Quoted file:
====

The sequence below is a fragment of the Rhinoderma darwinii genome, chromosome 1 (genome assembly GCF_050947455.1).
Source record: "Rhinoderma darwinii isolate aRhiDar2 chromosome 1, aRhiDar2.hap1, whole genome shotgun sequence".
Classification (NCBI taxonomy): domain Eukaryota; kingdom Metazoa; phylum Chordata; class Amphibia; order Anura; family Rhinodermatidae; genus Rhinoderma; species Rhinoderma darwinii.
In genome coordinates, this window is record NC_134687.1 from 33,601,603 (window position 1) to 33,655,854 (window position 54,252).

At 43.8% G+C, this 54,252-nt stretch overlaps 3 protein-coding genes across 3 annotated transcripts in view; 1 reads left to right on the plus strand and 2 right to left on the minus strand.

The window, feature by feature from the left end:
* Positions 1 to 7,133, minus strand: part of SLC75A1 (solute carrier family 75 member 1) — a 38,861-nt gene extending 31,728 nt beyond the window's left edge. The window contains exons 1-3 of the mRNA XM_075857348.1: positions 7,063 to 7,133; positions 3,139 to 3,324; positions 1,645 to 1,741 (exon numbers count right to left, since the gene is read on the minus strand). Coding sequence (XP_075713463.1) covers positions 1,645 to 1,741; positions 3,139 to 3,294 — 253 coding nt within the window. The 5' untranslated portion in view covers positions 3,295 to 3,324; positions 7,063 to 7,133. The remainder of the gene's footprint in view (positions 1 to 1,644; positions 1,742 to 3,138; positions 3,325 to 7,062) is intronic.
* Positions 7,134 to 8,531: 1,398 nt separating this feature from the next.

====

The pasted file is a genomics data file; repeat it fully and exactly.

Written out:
The sequence below is a fragment of the Rhinoderma darwinii genome, chromosome 1 (genome assembly GCF_050947455.1).
Source record: "Rhinoderma darwinii isolate aRhiDar2 chromosome 1, aRhiDar2.hap1, whole genome shotgun sequence".
Classification (NCBI taxonomy): domain Eukaryota; kingdom Metazoa; phylum Chordata; class Amphibia; order Anura; family Rhinodermatidae; genus Rhinoderma; species Rhinoderma darwinii.
In genome coordinates, this window is record NC_134687.1 from 33,601,603 (window position 1) to 33,655,854 (window position 54,252).

At 43.8% G+C, this 54,252-nt stretch overlaps 3 protein-coding genes across 3 annotated transcripts in view; 1 reads left to right on the plus strand and 2 right to left on the minus strand.

The window, feature by feature from the left end:
* Positions 1 to 7,133, minus strand: part of SLC75A1 (solute carrier family 75 member 1) — a 38,861-nt gene extending 31,728 nt beyond the window's left edge. The window contains exons 1-3 of the mRNA XM_075857348.1: positions 7,063 to 7,133; positions 3,139 to 3,324; positions 1,645 to 1,741 (exon numbers count right to left, since the gene is read on the minus strand). Coding sequence (XP_075713463.1) covers positions 1,645 to 1,741; positions 3,139 to 3,294 — 253 coding nt within the window. The 5' untranslated portion in view covers positions 3,295 to 3,324; positions 7,063 to 7,133. The remainder of the gene's footprint in view (positions 1 to 1,644; positions 1,742 to 3,138; positions 3,325 to 7,062) is intronic.
* Positions 7,134 to 8,531: 1,398 nt separating this feature from the next.